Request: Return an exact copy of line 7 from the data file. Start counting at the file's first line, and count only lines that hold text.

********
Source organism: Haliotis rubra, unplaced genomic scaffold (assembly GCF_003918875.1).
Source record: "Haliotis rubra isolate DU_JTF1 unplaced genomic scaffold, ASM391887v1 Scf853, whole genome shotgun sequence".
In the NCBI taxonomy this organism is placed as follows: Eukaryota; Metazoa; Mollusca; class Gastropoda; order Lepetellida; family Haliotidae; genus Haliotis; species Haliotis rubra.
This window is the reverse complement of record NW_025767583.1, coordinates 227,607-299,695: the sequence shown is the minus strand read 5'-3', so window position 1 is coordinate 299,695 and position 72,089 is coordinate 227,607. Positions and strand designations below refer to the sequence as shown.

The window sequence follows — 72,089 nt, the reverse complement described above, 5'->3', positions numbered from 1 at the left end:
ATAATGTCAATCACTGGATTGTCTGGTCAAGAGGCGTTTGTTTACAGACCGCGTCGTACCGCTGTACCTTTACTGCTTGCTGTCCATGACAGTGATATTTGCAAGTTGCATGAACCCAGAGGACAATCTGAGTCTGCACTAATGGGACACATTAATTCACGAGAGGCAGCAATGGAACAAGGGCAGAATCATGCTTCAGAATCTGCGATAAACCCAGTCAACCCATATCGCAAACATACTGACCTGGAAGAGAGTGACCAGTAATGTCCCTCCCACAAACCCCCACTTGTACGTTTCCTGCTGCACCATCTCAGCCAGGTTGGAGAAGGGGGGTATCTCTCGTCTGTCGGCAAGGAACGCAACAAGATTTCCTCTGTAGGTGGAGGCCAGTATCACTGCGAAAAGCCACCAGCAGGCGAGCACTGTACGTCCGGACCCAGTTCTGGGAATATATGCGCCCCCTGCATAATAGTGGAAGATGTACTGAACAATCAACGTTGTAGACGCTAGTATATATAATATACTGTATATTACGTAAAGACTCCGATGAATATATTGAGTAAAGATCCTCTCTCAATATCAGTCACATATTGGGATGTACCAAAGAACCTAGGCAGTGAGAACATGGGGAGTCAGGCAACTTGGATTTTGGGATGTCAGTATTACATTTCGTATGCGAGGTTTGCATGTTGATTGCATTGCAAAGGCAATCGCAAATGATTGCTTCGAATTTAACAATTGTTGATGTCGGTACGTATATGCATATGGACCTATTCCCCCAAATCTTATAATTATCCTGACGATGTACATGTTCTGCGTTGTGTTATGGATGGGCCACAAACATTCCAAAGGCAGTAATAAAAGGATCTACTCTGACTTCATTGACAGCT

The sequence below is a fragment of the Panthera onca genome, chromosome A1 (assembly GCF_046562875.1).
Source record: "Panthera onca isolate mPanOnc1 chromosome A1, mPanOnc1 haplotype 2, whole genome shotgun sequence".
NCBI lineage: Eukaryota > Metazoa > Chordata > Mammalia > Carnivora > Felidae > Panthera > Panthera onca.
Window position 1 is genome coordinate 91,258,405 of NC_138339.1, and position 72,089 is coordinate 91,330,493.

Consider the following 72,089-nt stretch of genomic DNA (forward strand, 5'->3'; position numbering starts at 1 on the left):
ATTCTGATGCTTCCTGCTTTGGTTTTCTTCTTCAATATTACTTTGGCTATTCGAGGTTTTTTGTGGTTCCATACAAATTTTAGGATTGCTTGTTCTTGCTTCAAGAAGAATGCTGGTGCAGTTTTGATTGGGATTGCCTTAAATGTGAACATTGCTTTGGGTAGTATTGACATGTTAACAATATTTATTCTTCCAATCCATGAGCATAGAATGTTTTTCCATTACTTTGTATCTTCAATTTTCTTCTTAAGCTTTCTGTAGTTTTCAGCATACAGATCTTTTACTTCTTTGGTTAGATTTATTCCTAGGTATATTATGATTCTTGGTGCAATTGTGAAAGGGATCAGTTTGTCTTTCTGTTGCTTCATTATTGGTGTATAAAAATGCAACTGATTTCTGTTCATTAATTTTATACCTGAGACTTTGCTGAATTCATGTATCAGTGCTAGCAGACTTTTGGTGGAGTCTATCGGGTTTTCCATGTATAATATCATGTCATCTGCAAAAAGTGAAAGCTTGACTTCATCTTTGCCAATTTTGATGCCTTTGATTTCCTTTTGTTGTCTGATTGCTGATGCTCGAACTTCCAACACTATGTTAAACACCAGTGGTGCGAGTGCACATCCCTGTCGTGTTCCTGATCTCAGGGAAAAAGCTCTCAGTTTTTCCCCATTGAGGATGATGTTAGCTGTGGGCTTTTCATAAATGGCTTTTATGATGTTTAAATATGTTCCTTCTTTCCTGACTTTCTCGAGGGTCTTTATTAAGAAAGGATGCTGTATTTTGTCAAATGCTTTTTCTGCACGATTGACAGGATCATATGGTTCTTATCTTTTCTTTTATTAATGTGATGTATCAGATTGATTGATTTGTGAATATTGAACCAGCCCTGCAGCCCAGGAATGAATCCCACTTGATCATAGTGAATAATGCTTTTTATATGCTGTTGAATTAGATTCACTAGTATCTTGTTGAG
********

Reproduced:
The sequence below is a fragment of the Panthera onca genome, chromosome A1 (assembly GCF_046562875.1).